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Old 06-04-2014, 09:27 AM   #21
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Right on, Craig C ! A simple pasta with no cheese or tomato sauce

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Originally Posted by CraigC View Post
A simple dish of pasta with olive oil, red pepper flakes, anchovies and garlic. No cheese required or you can add it as you like. Fresh grated parm reggi, that is.
We do a variation of Craig's suggestion starting with sautéing onion, garlic, red pepper, S&P, basil or Italian seasoning in a generous amount of olive oil.

Add sausage slices of your choice, then add in diagonally sliced yellow, green squash and sliced plum tomatoes. (any veggie will do however)

Finally we add our pasta of choice, which could be ANY type. (we prefer spaghetti) We sometimes omit the sausage and add meat filled ravioli or tortellini.

We toss gently and, to our own taste, add some shredded Parmesan cheese, although the recipe is fine without.
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Old 06-04-2014, 10:20 AM   #22
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Ohh plenty of great suggestions here! :)

Ill work thru them and give a cpl a try.

I agree you can get cheese which is lower fat and has good qualities such as high protein but here in the uk i at least havent seen any hard cheese which is reduced fat.

Using soft cheese is out of the question imo for a tomato sause.

Yes when we say pasta here it usually means spaghetti bolognese or maybe its just me who assumes when someone says pasta it just means spag bol' :P
Morrisons, Tesco, Sainsburys, ASDA, the Co-operative all do reduced fat cheddar and similar cheeses. Aldi may also do so but I don't buy cheese in Aldi so I can't confirm that. Some cheeses are naturally lower fat than traditional British cheeses - Edam is one and I think Jarlsberg is. Leerdammer comes in a "lighter" version as well as the full fat version.

I live in a fairly rural area on the Derbyshire/Lancashire/Cheshire borders and have no trouble finding a wide variety of cheeses including reduced fat ones.
There's a cheese stall on the market in my nearest small town so that might be a source.[/COLOR]

Oh dear I must be very odd then. At the last count I had 15 different varieties of pasta of all shapes and sizes in my cupboard from spaghetti through bucatini, fusilli, canneloni, lasagne sheets and several I can't remember the names of. Mind you, even I thought that was a tad excessive and I'm gradually reducing it.
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Old 06-04-2014, 10:26 AM   #23
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Originally Posted by Zereh View Post
Marcella Hazen's pasta sauce is outrageously simple and tasty and requires no cheese. (Healthy fats in real butter aren't your enemy!)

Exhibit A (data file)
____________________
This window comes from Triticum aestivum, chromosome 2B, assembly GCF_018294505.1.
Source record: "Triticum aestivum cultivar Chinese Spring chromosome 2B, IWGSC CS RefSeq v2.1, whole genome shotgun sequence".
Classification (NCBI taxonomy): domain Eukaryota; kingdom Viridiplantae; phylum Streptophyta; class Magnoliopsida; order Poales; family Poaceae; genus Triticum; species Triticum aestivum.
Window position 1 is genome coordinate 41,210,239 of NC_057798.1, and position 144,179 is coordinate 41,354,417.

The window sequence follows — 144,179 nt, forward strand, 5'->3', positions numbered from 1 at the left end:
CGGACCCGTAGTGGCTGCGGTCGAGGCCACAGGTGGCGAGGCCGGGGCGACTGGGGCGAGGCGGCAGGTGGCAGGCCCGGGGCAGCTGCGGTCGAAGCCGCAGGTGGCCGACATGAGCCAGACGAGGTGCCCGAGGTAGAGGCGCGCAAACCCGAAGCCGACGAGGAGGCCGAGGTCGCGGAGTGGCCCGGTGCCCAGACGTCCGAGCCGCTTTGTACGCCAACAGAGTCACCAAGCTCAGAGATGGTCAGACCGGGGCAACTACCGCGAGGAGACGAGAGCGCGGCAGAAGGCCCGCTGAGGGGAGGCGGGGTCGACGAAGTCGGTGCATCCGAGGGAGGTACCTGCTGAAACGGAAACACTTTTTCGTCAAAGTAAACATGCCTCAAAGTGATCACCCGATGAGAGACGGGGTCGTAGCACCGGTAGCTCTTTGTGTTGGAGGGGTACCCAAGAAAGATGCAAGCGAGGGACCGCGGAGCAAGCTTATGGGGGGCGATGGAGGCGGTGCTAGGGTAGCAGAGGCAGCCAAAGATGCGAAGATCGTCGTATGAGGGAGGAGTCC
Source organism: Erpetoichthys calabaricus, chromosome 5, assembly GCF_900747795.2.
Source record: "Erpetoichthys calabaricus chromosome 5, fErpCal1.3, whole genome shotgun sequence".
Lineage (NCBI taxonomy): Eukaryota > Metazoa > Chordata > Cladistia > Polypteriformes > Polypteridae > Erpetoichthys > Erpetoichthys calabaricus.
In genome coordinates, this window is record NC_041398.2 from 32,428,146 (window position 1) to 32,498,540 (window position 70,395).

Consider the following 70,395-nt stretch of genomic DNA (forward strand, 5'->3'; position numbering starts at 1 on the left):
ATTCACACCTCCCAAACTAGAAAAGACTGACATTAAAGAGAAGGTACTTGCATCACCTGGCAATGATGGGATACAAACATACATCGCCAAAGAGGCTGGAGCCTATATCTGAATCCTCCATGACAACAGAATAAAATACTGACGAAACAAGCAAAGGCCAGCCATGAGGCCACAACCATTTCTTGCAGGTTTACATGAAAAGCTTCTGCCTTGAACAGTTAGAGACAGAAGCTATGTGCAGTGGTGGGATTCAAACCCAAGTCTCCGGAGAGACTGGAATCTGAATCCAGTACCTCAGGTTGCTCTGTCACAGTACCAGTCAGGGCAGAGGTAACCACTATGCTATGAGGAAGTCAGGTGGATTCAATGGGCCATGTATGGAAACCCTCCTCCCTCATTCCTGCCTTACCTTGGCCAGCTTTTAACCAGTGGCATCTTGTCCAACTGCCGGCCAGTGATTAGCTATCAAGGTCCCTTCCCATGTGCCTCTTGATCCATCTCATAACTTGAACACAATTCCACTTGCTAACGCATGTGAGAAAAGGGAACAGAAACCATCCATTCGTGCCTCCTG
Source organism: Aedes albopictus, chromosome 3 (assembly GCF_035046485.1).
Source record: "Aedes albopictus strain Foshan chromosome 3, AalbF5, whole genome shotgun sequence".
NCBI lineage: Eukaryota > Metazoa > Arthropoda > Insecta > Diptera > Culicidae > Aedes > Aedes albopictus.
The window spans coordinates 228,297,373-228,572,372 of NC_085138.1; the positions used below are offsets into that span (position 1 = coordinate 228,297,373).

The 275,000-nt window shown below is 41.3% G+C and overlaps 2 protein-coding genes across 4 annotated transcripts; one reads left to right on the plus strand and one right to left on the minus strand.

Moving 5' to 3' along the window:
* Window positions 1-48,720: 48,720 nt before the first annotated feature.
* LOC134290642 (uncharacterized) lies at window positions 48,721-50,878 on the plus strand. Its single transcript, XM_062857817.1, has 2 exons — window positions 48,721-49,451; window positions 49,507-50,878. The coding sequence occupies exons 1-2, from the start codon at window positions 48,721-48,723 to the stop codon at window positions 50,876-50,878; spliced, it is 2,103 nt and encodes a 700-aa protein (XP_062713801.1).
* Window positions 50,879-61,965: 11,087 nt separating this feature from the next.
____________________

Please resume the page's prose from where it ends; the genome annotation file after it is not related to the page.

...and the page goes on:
2 cups tomatoes, with their juices (for example, a 28-ounce can of San Marzano whole peeled tomatoes)
5 tablespoons butter
1 onion, peeled and cut in half
Salt
Combine the tomatoes, their juices, the butter and the onion halves in a saucepan. Add a pinch or two of salt.

Place over medium heat and bring to a simmer. Cook, uncovered, for about 45 minutes. Stir occasionally, mashing any large pieces of tomato with a spoon. Add salt as needed.

Discard the onion before tossing the sauce with pasta. This recipe makes enough sauce for a pound of pasta.
Music to my ears!!!!
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Old 06-04-2014, 10:40 AM   #24
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A few things you can do to add cheese, is to meld it into your sauce then add pasta. You also might try crumbeled gorganzola over pasta. Soft cheese that melts well is fontina cheese.
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Old 06-04-2014, 11:59 AM   #25
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Quote:
Originally Posted by Zereh View Post
Marcella Hazen's pasta sauce is outrageously simple and tasty and requires no cheese. (Healthy fats in real butter aren't your enemy!)

2 cups tomatoes, with their juices (for example, a 28-ounce can of San Marzano whole peeled tomatoes)
5 tablespoons butter
1 onion, peeled and cut in half
Salt
Combine the tomatoes, their juices, the butter and the onion halves in a saucepan. Add a pinch or two of salt.

Place over medium heat and bring to a simmer. Cook, uncovered, for about 45 minutes. Stir occasionally, mashing any large pieces of tomato with a spoon. Add salt as needed.

Discard the onion before tossing the sauce with pasta. This recipe makes enough sauce for a pound of pasta.
That is a wonderful recipe!

A great "emergency shelf" recipe in the winter, when the cupboard is getting bare and the snow is piling up.

It is also very nice in late summer using fresh tomatoes.